In any project, there are moments that can be challenging. This is because both I and my portrait sitters are bringing up experiences that can be painful to talk about. I believe that connection is crucial. In these situations, I am not just the photographer, and the person I am photographing is not just a portrait sitter. The layers go deeper than that; it becomes something that falls between friendship and family. We create spaces for us to discuss difficult topics. But in doing this, we see that we are not alone, and that has been a huge thing for me personally.

Another challenge, and certainly an ongoing one, is funding my projects. I do not have a team, and this can be immensely stressful as I am running my projects from start to finish with no external support. I often feel very alone in what I do, which is ironic considering I photograph people. I love what I do and am passionate about it, and that is why I have continued to do it.

Fatumata ( A Migrant’s Path )
Radhika ( A Migrant’s Path )
Soph-Chin ( A Migrant’s Path )

Your newest project, No. 13, is currently on exhibition at Te Atamira Whakatipu. Tell us a little about it and what you hope viewers will take away from it.

No. 13 is a deeply personal body of work. It was only after putting most of this series together that I realised No. 13, which is a series of narrative portraits, could only have happened after I had completed my documentary-focused photo essays. My previous photo essays have been like therapy for me.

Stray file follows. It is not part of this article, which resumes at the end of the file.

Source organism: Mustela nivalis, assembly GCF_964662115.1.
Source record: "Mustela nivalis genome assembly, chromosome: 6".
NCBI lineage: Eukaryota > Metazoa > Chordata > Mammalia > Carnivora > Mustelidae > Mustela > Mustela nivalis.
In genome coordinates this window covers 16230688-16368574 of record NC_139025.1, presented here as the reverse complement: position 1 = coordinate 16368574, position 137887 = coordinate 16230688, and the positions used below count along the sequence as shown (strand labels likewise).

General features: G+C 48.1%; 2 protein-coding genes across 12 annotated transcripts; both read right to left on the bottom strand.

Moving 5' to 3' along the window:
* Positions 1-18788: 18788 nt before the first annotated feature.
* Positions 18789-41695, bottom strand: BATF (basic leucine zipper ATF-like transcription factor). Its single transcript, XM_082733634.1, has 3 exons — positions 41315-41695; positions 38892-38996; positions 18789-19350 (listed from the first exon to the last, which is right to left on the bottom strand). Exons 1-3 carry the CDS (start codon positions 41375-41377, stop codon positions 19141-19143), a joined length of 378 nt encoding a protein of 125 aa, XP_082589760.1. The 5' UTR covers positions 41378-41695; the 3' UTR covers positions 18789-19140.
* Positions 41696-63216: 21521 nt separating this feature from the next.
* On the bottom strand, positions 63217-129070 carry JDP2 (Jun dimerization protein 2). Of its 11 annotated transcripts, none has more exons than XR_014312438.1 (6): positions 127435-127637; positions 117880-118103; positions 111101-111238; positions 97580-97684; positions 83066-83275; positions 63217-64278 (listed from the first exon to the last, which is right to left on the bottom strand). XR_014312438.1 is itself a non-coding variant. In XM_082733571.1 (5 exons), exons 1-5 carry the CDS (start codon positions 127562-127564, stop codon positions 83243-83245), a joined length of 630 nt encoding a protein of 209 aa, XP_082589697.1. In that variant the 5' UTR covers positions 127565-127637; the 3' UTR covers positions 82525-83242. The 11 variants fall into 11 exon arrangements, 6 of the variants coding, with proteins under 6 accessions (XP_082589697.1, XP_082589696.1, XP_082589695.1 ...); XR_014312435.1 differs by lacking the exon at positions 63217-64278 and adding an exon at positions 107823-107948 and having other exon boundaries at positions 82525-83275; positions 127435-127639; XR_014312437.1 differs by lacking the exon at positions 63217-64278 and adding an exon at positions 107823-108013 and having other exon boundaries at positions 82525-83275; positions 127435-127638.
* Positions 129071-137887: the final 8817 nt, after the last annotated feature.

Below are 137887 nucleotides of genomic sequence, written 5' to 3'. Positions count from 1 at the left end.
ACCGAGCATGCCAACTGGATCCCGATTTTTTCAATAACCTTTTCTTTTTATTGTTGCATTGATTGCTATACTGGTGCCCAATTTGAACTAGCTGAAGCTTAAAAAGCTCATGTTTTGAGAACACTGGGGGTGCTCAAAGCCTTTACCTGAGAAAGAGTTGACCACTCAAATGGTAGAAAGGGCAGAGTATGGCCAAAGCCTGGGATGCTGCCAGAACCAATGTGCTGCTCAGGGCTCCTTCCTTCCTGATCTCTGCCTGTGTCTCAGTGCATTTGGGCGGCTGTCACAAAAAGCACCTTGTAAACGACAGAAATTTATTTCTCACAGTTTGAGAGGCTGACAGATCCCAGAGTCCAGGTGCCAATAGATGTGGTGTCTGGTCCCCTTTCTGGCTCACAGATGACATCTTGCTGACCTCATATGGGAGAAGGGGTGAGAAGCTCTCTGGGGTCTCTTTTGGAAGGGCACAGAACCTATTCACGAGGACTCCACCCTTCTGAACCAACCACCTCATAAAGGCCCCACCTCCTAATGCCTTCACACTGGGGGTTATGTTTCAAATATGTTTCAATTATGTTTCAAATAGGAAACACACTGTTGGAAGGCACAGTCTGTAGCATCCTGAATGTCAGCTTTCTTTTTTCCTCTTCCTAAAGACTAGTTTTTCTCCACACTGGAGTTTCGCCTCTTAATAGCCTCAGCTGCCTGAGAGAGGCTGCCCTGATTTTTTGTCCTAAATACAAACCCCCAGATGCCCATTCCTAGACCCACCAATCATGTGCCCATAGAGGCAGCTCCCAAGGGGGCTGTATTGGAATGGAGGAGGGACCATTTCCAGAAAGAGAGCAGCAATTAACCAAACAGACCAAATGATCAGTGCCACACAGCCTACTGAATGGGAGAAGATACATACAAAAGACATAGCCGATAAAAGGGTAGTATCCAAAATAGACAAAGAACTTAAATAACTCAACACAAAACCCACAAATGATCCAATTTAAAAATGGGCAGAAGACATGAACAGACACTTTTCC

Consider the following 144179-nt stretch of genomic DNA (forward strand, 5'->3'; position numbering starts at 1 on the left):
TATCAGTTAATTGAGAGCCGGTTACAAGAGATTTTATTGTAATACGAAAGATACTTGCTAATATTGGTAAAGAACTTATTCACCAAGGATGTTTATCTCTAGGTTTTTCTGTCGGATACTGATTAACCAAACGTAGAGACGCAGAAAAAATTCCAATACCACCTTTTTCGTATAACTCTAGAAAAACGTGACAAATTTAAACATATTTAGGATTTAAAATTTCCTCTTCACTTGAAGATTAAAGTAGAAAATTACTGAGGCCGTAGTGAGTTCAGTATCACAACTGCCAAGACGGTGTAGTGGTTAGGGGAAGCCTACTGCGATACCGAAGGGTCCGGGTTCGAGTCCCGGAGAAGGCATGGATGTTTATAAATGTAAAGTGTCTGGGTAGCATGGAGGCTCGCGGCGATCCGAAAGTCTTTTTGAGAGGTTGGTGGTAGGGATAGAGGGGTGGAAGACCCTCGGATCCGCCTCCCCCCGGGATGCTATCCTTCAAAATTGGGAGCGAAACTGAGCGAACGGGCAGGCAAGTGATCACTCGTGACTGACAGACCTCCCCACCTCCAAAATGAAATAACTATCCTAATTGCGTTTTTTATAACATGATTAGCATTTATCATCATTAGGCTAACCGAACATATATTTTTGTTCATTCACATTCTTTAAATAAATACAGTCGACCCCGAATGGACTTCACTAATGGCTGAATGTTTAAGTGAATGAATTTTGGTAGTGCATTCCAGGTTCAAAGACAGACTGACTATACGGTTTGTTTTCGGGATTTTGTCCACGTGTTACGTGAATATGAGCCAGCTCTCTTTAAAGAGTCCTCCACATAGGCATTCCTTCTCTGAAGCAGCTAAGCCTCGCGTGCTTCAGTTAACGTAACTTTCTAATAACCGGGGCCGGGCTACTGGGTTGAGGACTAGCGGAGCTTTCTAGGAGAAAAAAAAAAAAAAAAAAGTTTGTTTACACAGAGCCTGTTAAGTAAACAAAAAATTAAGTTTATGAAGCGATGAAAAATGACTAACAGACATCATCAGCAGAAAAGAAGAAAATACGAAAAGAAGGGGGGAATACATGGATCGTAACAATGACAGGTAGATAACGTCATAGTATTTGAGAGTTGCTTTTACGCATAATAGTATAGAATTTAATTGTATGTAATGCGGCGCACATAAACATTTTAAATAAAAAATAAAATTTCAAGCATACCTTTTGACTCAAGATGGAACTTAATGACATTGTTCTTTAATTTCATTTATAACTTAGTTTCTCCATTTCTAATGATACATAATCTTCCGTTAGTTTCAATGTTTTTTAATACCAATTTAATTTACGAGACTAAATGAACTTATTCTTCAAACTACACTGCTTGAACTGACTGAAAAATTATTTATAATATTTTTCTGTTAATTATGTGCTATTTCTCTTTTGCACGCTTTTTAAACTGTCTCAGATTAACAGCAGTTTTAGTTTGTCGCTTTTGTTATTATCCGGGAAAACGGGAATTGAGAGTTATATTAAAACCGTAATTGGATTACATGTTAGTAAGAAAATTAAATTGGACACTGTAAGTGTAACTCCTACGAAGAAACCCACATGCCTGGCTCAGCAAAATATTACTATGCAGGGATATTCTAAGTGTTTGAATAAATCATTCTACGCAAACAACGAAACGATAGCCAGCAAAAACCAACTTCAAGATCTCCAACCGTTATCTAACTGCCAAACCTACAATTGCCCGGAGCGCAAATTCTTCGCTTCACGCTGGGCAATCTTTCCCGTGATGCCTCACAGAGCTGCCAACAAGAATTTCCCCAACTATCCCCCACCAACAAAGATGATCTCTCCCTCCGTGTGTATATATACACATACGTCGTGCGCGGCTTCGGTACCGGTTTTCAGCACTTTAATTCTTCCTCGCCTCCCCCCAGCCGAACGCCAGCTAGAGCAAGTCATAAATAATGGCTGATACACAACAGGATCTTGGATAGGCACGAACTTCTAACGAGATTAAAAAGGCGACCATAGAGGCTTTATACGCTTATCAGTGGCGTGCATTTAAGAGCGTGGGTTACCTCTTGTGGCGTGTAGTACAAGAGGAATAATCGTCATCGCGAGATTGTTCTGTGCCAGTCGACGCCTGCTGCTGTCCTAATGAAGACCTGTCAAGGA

No. 13 is a departure from my documentary style of storytelling. I developed characters that live in a small town, and each of these characters is enduring a mental health crisis of their own. I think of this collection as moving through chapters in a book, so when you see the show, you’ll find a recommendation from me to start with one character and finish with another character. All of me is in No. 13. Alongside No. 13, Te Atamira is also exhibiting my wider collection, and this is a very special moment for audiences to see not only the evolution of my work but also how these photo essays are connected.

The Dancer ( No. 13 )

How do you see your photography practice developing, what are your main aspirations for the next couple of years?

My aspirations are to continue growing No.13 while also developing my documentary projects – I’d love for my portraits to find an ongoing more permanent home to be exhibited in too.

Lastly, How can people get in touch or see more of your work? 

The best way to find me is via my Instagram page @ramiistudio